Mats Almgren’s Hunding was effectively menacing, his subtle acting giving emphasis to the moments when the glove slipped off his iron fist. His resonant bass vividly described the character’s cruelty, though his diction was not always the clearest. Katarina Karnéus had a tour de force as Fricka, singing with clarity and anger, remorselessly destroying each of Wotan’s arguments in favour of sparing Siegmund. After dominating that part of Act II she kissed the top of Wotan’s head, a wonderfully backhanded parting touch.

Anders Lorentzson’s Wotan carried his demanding role with great stage presence and an expressive voice, particularly moving when unburdening himself to Brünnhilde in Act II and in his mixture of anger and anguish at her disobedience and punishment. His wordless devastation after taking away Brünnhilde’s immortality (symbolised by the gloves that the gods wear in this Ring cycle) was a powerful image and emblematic of Wotan’s enslavement to the laws with which he sought to rule the world.

I had high expectations of AnnLouice Lögdlund as Brünnhilde, having heard her before in Wermland Opera’s impressive Ring cycle and in Die Walküre at the Royal Opera in Stockholm. She met all of them: her voice combined radiance with warmth and her acting showed a deep understanding of her character. Her vocal technique was impressive, particularly her ability to start a phrase at pianissimo and the gradually crescendo to forte without breaking the phrase or changing vocal colour. She was expressive and gripping most of all in the final part of Act III when she was alone with Wotan, a scene where Anders Lorentzson also shone although his voice showed small signs of tiredness by that point (hardly surprising after his demanding part).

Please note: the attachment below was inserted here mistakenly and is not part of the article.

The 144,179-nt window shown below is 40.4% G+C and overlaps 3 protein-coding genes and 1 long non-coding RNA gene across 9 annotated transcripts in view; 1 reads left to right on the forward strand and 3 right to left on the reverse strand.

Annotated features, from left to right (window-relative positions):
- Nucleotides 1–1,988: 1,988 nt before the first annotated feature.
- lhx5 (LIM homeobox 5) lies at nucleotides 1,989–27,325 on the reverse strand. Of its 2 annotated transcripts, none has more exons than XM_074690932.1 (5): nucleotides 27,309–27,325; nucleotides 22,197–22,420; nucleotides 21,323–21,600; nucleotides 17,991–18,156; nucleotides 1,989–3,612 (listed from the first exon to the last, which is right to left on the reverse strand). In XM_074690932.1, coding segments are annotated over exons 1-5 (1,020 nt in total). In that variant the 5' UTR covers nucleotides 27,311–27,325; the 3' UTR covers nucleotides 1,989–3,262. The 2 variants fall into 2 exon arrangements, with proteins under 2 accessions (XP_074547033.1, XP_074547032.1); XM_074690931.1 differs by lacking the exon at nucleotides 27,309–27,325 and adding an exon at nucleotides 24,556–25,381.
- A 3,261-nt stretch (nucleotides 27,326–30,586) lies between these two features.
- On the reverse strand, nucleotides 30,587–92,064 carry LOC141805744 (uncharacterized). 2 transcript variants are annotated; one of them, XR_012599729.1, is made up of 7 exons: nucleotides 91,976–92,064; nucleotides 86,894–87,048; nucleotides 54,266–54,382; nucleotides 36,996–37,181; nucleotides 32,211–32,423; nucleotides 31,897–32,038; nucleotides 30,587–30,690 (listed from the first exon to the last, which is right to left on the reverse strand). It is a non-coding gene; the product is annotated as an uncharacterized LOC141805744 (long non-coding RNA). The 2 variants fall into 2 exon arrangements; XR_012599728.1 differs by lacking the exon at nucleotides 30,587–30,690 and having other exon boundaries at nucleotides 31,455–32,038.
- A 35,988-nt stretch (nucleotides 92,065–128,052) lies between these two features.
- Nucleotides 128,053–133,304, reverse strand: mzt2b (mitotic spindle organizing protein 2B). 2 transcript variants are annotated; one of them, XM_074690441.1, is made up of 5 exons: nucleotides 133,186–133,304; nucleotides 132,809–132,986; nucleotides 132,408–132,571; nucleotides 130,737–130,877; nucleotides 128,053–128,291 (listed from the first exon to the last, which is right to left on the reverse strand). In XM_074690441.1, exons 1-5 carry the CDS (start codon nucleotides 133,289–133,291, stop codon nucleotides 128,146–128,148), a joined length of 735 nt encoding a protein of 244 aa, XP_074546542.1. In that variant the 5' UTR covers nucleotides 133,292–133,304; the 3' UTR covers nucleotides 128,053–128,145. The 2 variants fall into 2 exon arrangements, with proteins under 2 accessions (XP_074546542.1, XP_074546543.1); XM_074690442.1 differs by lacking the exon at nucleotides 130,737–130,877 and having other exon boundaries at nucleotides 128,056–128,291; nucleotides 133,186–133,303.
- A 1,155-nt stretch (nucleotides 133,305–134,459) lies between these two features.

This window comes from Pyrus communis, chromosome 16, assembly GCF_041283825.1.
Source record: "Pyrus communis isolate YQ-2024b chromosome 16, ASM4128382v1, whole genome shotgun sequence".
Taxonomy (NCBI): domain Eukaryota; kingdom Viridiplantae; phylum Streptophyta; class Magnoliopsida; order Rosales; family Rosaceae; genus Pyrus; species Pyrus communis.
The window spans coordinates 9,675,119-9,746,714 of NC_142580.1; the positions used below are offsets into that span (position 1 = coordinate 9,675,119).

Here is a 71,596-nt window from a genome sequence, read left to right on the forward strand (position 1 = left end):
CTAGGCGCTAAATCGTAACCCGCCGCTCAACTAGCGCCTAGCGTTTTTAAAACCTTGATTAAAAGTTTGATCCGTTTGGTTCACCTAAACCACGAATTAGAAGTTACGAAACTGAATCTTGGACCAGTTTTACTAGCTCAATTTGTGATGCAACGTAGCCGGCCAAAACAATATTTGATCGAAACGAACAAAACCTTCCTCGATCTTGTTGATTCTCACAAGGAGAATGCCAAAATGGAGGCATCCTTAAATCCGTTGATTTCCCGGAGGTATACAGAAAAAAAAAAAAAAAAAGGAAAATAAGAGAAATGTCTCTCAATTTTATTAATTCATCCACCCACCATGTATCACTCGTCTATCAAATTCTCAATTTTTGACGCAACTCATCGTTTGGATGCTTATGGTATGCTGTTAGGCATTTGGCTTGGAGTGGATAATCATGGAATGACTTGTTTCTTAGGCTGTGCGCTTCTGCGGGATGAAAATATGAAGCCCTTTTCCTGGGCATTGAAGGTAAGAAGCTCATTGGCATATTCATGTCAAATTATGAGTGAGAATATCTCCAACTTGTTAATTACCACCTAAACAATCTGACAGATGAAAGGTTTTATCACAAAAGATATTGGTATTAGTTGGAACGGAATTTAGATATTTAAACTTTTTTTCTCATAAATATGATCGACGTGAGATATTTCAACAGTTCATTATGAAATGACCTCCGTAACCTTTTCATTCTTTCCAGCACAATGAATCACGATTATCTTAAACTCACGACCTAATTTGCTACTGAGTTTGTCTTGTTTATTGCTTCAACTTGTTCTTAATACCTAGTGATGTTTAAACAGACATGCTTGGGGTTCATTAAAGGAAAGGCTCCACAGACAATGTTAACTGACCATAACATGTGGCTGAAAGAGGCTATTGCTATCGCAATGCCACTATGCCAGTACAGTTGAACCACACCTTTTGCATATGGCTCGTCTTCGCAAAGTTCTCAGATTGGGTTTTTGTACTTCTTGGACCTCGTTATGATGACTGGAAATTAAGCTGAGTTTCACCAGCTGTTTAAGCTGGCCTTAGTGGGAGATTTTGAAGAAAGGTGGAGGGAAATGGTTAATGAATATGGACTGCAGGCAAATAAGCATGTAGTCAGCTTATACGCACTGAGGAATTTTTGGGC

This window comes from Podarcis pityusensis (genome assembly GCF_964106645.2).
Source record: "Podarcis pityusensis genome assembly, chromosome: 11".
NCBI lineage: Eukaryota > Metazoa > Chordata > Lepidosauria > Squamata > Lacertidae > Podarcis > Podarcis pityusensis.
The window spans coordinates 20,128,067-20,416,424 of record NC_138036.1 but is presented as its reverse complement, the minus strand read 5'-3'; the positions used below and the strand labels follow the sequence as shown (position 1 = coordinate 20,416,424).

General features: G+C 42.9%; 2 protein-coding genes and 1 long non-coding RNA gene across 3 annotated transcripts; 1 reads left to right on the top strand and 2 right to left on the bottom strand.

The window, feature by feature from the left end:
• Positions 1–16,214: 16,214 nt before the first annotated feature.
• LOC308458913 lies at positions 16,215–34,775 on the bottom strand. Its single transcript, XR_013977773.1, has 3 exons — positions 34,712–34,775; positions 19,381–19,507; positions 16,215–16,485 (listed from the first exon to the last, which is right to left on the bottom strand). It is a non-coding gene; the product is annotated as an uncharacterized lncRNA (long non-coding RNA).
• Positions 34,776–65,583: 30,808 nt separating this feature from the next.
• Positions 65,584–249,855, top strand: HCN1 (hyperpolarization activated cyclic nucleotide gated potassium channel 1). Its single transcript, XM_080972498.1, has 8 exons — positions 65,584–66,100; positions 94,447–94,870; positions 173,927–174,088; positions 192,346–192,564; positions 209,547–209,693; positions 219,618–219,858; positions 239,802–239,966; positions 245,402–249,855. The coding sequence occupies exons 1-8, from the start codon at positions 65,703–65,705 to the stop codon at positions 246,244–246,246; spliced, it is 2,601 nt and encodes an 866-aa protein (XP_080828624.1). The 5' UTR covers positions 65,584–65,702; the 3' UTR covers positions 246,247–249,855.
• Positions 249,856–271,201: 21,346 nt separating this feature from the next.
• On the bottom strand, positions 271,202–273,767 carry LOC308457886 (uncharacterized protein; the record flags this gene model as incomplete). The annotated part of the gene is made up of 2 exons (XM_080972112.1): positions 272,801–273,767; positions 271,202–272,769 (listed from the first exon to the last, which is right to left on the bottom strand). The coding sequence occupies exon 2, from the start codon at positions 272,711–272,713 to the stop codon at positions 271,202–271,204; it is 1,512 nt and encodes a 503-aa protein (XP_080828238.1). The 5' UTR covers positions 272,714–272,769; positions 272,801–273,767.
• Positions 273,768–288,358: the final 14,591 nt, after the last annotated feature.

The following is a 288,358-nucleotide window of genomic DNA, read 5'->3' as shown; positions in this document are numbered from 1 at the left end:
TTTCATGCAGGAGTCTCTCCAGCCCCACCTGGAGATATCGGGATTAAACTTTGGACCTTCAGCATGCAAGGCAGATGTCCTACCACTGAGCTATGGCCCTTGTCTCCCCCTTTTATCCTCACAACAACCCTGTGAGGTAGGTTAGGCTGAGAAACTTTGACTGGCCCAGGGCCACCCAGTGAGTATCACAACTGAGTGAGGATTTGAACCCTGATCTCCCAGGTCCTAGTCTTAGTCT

The ‘Ride of the Valkyries’ was effectively staged with plenty of well-choreographed movement, unusually with the dancers in the cast in the role of horses – a nice change from what usually ends up being a ‘Stand of the Valkyries’ in many productions. The Valkyries were lavishly cast with several leading soloists among them and sang gloriously.

Evan Rogister carefully balanced the orchestra with the singers, bringing out the lyricism in the music and a chamber music sound in the quiet passages. This made the occasional blazes of orchestral glory (such as the end of Act I and the opening of Act II) all the more effective by contrast. At the premiere I felt the conducting was a little slow in some parts of Act II and III, but this was no longer the case when I attended another performance on 7 December. The ‘Magic Fire Music’ was played with beautiful orchestral colour, as well as gorgeous lighting with vivid red, blue and green hues. I am already looking forward to Siegfried!

Niklas Smith

Playing until 19 January 2020, for more information and to listen to a podcast of the panel discussion referred to in the first paragraph as a podcast in English click here.

Swedish Radio recorded the premiere for broadcast on 21 December 2019, which can be listened to on the Swedish Radio website (click here) and app (SR Play) up to 30 days after the broadcast.